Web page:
Reviews Girl Scout Self Titled EP

Girl Scout

Self Titled EP

Musically tight and lyrically inventive, Pittsburgh, PA-based, self-proclaimed “slacker rock” group Girl Scout seems to draw inspiration from various indie rock groups of the ‘90s and early 2000s - it doesn’t at all seem a coincidence that the band included a cover of Pavement’s “Cut Your Hair” as the b-side to their first single. Built around Jeremy Zerbe’s vulnerable voice that reminds me a bit of Death Cab for Cutie’s Ben Gibbard, the band’s 2014 self-titled debut EP begins with the initially gentle track “Cops are Here.” The relaxed guitar, quiet lead vocals and cooing falsetto backup soon give way to a more immediate, much louder punk-derived closing section with a rowdy chorus of snotty vocals. This track more or less shows everything that the band is capable of, since the remainder of the EP switches between the song formulas and sounds heard in this first track. 

“Good Hustle, Hotpants” recalls The Dandy Warhols circa the Thirteen Tales... album, having humorous lyrics providing a sort of satirical look at the process of becoming a rock star and dealing with new-found fame. Luke Rifugiato joins Zerbe on guitar for this song, and the overall tone of the track is a bit more gnarly and biting before it finally heads into a noisy solo section. Still, nothing on the opening pair of tracks quite reaches the level of outright punk rock nastiness heard on “Nosebleed.” This brief burst of demented energy is a welcome change from the pleasant laziness of the opening numbers, providing a jolt to the listener before “Where We Slide Down,” the very ‘90s-sounding, obvious choice as the album’s first single, again slows down to a sauntering pace and ditches the previous track’s bad attitude. “Summer Green” is, at five and three-quarter minutes, the longest track here but doesn’t feel that way. Zerbe gets the listener involved in the song by loading the ongoing story told in the lyrics with quirky detail, and the entire piece is very earnest, heartfelt and surprisingly affecting. The EP finishes with “Glow,” a track that, aside from boasting another soaring guitar solo and neat singalong vocals, sounds quite similar to some of The Brian Jonestown Massacre’s supremely catchy and fuzzy tunes.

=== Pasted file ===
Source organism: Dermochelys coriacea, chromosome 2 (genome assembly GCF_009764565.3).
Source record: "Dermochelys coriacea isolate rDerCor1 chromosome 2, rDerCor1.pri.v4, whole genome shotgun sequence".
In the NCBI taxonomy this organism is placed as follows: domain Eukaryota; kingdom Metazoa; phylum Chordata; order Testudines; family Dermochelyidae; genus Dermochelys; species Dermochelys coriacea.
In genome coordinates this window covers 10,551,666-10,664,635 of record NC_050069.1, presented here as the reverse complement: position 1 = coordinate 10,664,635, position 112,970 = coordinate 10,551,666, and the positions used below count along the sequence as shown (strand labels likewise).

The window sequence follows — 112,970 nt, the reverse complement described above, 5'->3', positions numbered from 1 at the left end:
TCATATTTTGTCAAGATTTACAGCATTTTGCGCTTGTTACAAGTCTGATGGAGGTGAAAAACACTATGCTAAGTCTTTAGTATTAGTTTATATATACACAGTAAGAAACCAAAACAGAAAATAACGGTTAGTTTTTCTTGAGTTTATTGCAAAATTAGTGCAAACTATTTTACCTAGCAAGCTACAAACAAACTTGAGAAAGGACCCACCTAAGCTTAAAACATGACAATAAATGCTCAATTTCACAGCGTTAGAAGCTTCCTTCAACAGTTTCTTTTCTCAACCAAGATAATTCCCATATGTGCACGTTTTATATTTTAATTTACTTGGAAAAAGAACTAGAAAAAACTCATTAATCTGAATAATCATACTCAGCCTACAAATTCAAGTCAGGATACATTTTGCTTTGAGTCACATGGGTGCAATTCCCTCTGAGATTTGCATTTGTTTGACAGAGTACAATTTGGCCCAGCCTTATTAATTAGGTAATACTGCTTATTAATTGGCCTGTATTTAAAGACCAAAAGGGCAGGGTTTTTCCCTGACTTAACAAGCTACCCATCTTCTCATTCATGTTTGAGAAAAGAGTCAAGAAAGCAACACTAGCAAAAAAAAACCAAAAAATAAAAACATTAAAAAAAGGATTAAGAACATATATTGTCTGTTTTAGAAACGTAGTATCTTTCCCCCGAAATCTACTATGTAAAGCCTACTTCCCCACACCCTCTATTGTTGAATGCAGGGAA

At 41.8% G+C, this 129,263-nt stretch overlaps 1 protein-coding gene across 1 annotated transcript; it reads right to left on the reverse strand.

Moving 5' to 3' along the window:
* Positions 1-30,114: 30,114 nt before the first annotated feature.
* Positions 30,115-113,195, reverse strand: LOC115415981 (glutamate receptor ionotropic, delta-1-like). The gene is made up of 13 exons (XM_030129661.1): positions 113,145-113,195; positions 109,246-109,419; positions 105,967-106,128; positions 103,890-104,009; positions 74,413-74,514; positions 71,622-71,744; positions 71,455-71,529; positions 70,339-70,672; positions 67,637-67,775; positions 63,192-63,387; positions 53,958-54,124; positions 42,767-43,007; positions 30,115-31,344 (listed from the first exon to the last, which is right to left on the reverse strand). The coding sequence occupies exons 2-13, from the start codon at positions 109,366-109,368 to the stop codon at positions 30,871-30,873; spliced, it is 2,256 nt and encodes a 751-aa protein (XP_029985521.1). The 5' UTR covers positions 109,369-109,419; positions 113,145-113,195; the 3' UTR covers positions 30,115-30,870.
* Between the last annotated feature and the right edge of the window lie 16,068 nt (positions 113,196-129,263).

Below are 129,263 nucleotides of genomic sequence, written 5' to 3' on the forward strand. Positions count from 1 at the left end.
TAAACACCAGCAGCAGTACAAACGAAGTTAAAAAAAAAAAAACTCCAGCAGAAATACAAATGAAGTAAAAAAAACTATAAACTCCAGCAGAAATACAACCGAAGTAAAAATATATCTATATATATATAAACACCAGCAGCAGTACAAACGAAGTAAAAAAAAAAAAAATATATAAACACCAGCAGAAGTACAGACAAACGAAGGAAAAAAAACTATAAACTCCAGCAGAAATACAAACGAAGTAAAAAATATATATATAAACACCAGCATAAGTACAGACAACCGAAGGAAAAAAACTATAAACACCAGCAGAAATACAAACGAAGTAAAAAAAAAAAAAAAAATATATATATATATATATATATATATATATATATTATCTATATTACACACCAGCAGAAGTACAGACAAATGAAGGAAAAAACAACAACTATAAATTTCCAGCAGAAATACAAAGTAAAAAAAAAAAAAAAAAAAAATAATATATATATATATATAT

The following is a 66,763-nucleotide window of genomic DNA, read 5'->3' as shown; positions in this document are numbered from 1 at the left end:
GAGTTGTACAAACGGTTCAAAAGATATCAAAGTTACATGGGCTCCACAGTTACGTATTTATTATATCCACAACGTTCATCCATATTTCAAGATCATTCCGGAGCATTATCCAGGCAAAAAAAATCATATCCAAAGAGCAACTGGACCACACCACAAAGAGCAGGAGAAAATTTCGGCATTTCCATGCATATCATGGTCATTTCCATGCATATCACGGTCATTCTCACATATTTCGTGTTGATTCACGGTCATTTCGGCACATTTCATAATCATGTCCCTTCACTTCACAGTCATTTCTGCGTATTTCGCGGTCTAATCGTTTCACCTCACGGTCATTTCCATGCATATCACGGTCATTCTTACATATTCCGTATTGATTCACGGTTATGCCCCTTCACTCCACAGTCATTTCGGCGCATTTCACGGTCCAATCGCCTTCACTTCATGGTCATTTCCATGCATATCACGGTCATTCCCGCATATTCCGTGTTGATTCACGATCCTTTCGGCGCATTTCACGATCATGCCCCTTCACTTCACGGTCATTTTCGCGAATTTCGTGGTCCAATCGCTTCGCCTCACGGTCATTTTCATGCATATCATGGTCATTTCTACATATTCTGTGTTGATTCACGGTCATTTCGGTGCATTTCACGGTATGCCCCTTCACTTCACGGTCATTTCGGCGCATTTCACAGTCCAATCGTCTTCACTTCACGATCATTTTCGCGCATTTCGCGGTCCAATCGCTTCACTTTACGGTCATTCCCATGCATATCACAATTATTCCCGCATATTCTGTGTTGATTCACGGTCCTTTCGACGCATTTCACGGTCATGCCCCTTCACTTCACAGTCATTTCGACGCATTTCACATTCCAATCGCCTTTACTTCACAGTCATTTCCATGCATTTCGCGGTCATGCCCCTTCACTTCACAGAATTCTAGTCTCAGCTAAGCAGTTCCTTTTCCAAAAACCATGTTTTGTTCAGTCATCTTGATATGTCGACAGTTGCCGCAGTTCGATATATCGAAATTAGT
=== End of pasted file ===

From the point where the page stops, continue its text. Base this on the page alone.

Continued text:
Throughout the album, I was impressed by the imagery that vocalist Zerbe is able to conjure up: it’s really his ability as a compelling storyteller that gives Girl Scout some distinction from the multitude of vaguely similar albums. Many indie rock vocalists struggle to achieve that perfect blend of clarity and quirkiness in their lyrics, but Zerbe seems to do so effortlessly, providing just the right amount of eccentricity to keep a listener intrigued by what he’s saying. Nice mixing and production on the album ensures that a listener can follow everything he’s saying while also appreciating the assured instrumental performances. Even if Girl Scout isn’t reinventing the wheel in their replication of ‘90s indie rock, they do a fine job of capturing the best aspects of that sound: this well-tuned and fun little album is worth giving a listen to.

7.0 / 10Andy
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